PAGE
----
THE EDUCATION QUESTION.
[TO THE EDITOR OF THE "SPECTATOR."]
you allow me to say a very few words more upon the Education question? You ask in your article of the 13th ult., "Is mot concilation possible ?" by which, if I understand you rightly, you must mean, cannot some compromise be found which will enable all sections of the Liberal party to act together as before?
am inclined to answer that I fear no compromise is possible, as far as the rural districts are concerned, unless Liberal Churchmen are ,content to abandon the system of denominational education, as 'distinguished from religious education ; to accept school boards ; and to trust the question of the religious education to the people, subject to such general rules as Parliament may frame. Possibly, -on such terms, a compromise might be effected, although it is not -clear that even then the League would abandon—definitively, I think it would not—its own logical and consistent programme. School Boards everywhere, with measures to ensure the ultimate, if not the immediate annexation by them of all village schools where the place admits of only one, are the very basis of a National Educa- tion system, and form the only possible medium for compulsion, -everywhere necessary, if the children are to be taught the things they are to know. However sincere may be the preference of -some Liberals for a voluntary system, I feel sure that on this point the party will allow no compromise. Most of us would prefer, I take it, Tory rule to seeing the Liberal party governing upon what we should consider Tory principles. If we are to make permanent -a really State-supported, but so-called voluntary system, under which " everything is done for the people, nothing by them," -instead of the free local rule of the community, let obedience be imposed on us by Tory votes and Tory Ministers.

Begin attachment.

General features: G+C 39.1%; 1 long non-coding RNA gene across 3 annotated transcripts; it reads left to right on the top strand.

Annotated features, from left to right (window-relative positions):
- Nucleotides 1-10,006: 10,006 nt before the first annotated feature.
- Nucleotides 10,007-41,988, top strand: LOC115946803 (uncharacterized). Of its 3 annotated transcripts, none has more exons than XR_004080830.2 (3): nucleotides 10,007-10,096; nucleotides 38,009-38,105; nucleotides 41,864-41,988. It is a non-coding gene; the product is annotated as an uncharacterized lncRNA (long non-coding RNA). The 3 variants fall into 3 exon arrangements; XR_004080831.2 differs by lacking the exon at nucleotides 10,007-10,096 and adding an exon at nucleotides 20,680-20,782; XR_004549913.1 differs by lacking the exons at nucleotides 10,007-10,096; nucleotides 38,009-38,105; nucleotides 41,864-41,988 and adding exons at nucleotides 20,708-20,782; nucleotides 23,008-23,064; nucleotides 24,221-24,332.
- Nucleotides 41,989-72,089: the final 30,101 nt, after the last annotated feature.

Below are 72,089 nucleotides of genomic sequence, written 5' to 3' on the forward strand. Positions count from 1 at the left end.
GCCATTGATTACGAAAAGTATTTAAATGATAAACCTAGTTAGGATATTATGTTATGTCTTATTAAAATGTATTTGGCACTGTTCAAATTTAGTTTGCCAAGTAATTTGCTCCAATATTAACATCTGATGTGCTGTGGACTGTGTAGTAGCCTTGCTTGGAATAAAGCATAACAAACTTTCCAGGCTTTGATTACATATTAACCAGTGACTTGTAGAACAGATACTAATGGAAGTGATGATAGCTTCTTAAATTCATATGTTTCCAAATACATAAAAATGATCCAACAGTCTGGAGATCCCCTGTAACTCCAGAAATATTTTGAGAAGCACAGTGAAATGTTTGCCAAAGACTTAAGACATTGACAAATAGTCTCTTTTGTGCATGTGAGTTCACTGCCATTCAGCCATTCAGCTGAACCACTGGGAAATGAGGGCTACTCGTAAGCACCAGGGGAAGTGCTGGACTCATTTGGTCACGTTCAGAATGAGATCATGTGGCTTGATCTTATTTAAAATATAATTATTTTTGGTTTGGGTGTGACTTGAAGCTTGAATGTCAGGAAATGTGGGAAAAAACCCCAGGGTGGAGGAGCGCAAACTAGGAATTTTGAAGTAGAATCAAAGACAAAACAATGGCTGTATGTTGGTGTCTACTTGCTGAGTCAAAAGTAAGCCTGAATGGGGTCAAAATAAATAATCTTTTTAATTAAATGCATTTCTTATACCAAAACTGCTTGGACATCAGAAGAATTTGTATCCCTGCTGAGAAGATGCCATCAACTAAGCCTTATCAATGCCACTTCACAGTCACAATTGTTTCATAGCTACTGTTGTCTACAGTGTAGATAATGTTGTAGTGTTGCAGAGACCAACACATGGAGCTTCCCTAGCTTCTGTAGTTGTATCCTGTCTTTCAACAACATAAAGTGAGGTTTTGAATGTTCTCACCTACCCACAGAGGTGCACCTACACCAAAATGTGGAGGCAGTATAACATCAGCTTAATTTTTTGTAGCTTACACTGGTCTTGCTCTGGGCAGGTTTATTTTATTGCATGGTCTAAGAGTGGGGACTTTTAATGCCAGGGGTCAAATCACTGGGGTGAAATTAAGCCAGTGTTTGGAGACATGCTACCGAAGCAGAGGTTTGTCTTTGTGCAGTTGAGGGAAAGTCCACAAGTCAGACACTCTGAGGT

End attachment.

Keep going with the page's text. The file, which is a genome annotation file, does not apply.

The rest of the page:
I do not wish to say anything offensive to that section of the Liberal party who are also Churchmen, but I think that in this
The Oratory. J. B. DALGAIRNS. Trust in the people has been always the noblest watchword of the Liberals, and is the motto which I hope we shall inscribe upon our banners at this crisis. On the other hand, Liberal Churchmen seem to me to think too much of the interests of their denomina- tion and too little of the rights of others ; far too little also of the advisability of giving all the members of each community a definite responsibility for the moral well-being of the whole. At present, our villagers are too much subjected to the influence of Church and land, and any measure which will tend to throw more power into the hands of elective bodies in them will be an almost unmixed advantage. These considerations Liberal Churchmen, in their zeal for their creed's interests, do not sufficiently take
[We suspect the difficulty lies much less with Liberal Church- men, or indeed Churchmen at all, than with the ratepayers. We do not disagree materially with our correspondent, but we doubt whether he knows how violent would be the local opposition to the election of School Boards at all in poor districts, if only on account of the £50 or £60 which every such election would cost, and which must be defrayed out of the rates, even if there were no other expenses. "Trust in the people" might turn out to mean distrust in any educational machinery that had to be locally paid for.—En. Spectator.]